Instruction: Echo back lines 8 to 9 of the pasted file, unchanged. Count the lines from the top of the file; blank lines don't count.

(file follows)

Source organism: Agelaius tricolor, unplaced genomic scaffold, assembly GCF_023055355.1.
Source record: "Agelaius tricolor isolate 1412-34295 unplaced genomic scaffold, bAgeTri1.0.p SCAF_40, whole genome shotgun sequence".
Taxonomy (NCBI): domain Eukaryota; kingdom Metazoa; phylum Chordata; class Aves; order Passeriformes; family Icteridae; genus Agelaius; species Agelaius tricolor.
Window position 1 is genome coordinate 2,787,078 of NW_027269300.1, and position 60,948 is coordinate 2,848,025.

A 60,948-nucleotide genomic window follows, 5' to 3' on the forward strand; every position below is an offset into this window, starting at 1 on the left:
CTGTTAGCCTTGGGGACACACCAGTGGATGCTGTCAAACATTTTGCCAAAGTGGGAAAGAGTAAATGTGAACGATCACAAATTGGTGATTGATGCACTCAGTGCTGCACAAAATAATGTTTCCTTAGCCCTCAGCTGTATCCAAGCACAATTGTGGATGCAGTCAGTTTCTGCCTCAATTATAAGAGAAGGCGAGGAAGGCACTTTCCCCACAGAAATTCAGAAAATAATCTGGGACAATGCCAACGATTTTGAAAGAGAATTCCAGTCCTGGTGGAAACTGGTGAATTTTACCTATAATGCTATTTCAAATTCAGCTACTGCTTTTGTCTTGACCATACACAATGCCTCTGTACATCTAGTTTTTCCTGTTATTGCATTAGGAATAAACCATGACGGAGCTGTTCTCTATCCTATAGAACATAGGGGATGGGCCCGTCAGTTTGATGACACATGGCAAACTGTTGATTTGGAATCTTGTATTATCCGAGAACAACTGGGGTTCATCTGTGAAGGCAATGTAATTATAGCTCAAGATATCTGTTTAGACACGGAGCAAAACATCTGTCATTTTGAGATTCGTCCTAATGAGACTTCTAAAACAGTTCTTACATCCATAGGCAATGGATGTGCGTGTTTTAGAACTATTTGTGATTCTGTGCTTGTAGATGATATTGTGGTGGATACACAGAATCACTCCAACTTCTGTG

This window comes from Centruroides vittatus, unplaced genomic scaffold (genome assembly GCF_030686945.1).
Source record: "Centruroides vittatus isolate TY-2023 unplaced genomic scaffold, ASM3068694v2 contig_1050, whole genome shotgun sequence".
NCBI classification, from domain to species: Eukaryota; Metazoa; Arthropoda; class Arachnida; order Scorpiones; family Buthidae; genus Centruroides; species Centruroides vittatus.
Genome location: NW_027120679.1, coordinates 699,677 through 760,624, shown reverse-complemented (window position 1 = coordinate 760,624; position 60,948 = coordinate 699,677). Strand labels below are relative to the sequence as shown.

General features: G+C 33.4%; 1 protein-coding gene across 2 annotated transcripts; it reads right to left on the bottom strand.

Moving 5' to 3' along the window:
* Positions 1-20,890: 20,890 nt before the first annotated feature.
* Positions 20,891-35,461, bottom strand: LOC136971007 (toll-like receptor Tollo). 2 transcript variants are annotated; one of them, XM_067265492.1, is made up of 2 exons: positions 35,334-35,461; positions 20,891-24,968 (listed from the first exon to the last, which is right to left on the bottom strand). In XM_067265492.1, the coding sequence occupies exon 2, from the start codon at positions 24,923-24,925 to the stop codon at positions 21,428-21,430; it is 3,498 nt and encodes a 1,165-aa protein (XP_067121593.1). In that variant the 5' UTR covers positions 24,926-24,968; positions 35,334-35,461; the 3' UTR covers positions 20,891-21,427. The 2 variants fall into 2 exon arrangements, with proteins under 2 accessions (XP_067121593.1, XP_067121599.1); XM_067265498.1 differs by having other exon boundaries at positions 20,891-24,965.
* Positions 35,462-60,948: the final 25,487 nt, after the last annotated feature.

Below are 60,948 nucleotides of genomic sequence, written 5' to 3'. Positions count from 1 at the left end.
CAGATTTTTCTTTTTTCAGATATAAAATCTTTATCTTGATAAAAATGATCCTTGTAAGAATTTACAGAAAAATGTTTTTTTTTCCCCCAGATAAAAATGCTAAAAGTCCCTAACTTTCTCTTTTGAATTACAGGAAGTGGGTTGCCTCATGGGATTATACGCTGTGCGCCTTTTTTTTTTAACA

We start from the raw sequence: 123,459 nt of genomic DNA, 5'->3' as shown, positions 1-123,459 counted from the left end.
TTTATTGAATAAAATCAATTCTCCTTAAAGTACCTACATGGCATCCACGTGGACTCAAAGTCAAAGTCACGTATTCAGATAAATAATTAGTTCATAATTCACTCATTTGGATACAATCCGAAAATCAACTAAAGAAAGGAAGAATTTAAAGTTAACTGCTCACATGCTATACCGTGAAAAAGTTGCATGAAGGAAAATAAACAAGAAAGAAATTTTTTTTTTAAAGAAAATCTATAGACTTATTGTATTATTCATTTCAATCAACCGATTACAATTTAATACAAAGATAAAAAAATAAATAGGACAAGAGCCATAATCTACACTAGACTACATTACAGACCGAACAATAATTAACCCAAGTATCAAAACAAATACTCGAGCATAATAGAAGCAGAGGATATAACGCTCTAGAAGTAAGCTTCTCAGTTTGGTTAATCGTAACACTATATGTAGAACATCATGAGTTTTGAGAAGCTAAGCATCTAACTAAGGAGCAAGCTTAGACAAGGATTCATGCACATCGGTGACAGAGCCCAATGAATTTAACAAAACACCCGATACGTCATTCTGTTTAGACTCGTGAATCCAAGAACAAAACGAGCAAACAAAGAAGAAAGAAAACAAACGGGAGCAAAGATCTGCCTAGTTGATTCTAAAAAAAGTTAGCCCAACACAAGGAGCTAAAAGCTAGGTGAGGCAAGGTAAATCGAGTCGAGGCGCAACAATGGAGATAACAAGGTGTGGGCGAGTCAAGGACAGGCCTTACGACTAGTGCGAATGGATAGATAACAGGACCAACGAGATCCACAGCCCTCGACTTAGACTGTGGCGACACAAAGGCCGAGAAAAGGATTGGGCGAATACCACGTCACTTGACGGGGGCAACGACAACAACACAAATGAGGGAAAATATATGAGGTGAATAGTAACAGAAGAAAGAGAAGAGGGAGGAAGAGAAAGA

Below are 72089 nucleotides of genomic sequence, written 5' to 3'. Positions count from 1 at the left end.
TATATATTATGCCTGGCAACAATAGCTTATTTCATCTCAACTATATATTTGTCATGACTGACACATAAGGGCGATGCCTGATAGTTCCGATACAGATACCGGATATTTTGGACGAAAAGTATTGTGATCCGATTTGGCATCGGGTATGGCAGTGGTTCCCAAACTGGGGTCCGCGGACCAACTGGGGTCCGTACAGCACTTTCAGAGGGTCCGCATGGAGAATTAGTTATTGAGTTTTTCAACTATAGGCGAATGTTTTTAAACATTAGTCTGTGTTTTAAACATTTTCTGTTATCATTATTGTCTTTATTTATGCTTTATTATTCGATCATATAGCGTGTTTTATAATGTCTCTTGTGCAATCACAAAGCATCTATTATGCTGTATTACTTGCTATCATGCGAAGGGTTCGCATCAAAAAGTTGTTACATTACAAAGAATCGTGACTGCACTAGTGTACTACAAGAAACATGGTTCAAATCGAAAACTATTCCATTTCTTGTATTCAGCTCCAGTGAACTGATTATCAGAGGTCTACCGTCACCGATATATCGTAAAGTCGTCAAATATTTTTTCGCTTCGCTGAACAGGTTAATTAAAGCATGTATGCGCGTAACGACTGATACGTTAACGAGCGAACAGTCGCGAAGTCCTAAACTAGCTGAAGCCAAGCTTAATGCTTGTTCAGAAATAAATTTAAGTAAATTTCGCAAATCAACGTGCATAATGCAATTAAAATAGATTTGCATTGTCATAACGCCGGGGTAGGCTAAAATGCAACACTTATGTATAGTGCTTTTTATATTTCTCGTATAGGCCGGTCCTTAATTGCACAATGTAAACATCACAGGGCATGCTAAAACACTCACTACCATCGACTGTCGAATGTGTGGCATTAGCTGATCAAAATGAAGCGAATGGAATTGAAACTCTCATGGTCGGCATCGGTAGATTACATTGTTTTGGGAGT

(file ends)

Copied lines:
Source record: "Centruroides vittatus isolate TY-2023 unplaced genomic scaffold, ASM3068694v2 contig_1050, whole genome shotgun sequence".
NCBI classification, from domain to species: Eukaryota; Metazoa; Arthropoda; class Arachnida; order Scorpiones; family Buthidae; genus Centruroides; species Centruroides vittatus.